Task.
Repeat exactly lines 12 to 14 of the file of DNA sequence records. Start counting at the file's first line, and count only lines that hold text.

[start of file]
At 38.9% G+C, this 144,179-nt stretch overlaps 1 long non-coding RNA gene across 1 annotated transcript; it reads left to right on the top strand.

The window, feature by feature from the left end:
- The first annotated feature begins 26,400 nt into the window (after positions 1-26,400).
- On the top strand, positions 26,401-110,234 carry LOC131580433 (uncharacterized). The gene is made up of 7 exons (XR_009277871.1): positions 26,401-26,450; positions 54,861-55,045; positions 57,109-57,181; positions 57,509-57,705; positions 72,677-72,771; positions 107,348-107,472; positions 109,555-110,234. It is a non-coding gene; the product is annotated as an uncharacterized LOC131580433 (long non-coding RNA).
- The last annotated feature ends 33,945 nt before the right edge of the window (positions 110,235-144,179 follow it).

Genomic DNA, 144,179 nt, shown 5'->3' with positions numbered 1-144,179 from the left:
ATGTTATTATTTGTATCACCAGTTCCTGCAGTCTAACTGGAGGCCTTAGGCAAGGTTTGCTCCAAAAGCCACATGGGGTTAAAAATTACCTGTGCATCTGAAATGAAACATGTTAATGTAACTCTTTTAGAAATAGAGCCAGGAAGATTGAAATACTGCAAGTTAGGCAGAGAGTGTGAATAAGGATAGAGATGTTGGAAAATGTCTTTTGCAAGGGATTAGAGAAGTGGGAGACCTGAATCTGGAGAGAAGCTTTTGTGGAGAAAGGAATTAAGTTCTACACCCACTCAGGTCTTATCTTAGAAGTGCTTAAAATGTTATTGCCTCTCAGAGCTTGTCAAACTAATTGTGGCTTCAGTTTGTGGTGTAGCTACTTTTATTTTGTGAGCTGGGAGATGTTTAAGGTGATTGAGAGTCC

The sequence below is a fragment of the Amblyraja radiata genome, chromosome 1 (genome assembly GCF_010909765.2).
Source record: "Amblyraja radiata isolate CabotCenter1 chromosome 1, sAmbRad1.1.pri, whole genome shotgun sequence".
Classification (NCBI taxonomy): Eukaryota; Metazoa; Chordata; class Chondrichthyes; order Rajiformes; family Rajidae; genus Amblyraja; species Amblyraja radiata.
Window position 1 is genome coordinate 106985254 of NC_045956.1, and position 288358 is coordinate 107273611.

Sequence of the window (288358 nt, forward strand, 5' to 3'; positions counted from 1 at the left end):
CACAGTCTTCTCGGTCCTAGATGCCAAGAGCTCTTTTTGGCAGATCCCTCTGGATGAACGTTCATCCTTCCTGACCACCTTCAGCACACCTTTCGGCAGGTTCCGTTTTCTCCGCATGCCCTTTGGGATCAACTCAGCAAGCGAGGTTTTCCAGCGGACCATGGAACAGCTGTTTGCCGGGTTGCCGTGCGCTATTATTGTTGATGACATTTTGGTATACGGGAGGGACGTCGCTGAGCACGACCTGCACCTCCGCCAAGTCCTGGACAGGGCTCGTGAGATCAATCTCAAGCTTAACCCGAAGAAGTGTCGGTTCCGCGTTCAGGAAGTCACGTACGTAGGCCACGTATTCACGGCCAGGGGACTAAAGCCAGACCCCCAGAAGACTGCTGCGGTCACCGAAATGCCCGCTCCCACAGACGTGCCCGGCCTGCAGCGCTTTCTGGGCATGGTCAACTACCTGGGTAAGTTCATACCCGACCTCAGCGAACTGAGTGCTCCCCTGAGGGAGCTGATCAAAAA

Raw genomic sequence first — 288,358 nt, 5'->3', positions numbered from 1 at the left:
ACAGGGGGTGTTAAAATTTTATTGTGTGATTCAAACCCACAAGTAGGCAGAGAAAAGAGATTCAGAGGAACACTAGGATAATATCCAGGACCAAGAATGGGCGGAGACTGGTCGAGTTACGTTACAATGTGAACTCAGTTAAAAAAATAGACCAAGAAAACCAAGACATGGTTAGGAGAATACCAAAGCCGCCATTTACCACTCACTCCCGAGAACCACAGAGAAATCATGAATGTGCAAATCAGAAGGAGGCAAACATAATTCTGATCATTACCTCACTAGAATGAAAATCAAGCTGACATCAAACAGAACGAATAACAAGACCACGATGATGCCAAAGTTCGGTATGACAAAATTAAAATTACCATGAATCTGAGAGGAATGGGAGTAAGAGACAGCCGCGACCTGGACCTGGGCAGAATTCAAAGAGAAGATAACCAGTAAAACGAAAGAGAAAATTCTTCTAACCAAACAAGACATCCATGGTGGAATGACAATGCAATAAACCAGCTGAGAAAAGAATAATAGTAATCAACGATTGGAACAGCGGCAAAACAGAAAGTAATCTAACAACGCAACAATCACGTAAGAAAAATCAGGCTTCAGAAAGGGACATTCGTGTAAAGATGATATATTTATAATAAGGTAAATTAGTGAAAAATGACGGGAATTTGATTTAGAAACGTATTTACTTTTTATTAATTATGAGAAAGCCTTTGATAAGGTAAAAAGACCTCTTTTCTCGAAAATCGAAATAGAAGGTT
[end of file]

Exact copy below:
Sequence of the window (288358 nt, forward strand, 5' to 3'; positions counted from 1 at the left end):
CACAGTCTTCTCGGTCCTAGATGCCAAGAGCTCTTTTTGGCAGATCCCTCTGGATGAACGTTCATCCTTCCTGACCACCTTCAGCACACCTTTCGGCAGGTTCCGTTTTCTCCGCATGCCCTTTGGGATCAACTCAGCAAGCGAGGTTTTCCAGCGGACCATGGAACAGCTGTTTGCCGGGTTGCCGTGCGCTATTATTGTTGATGACATTTTGGTATACGGGAGGGACGTCGCTGAGCACGACCTGCACCTCCGCCAAGTCCTGGACAGGGCTCGTGAGATCAATCTCAAGCTTAACCCGAAGAAGTGTCGGTTCCGCGTTCAGGAAGTCACGTACGTAGGCCACGTATTCACGGCCAGGGGACTAAAGCCAGACCCCCAGAAGACTGCTGCGGTCACCGAAATGCCCGCTCCCACAGACGTGCCCGGCCTGCAGCGCTTTCTGGGCATGGTCAACTACCTGGGTAAGTTCATACCCGACCTCAGCGAACTGAGTGCTCCCCTGAGGGAGCTGATCAAAAA

Raw genomic sequence first — 288,358 nt, 5'->3', positions numbered from 1 at the left: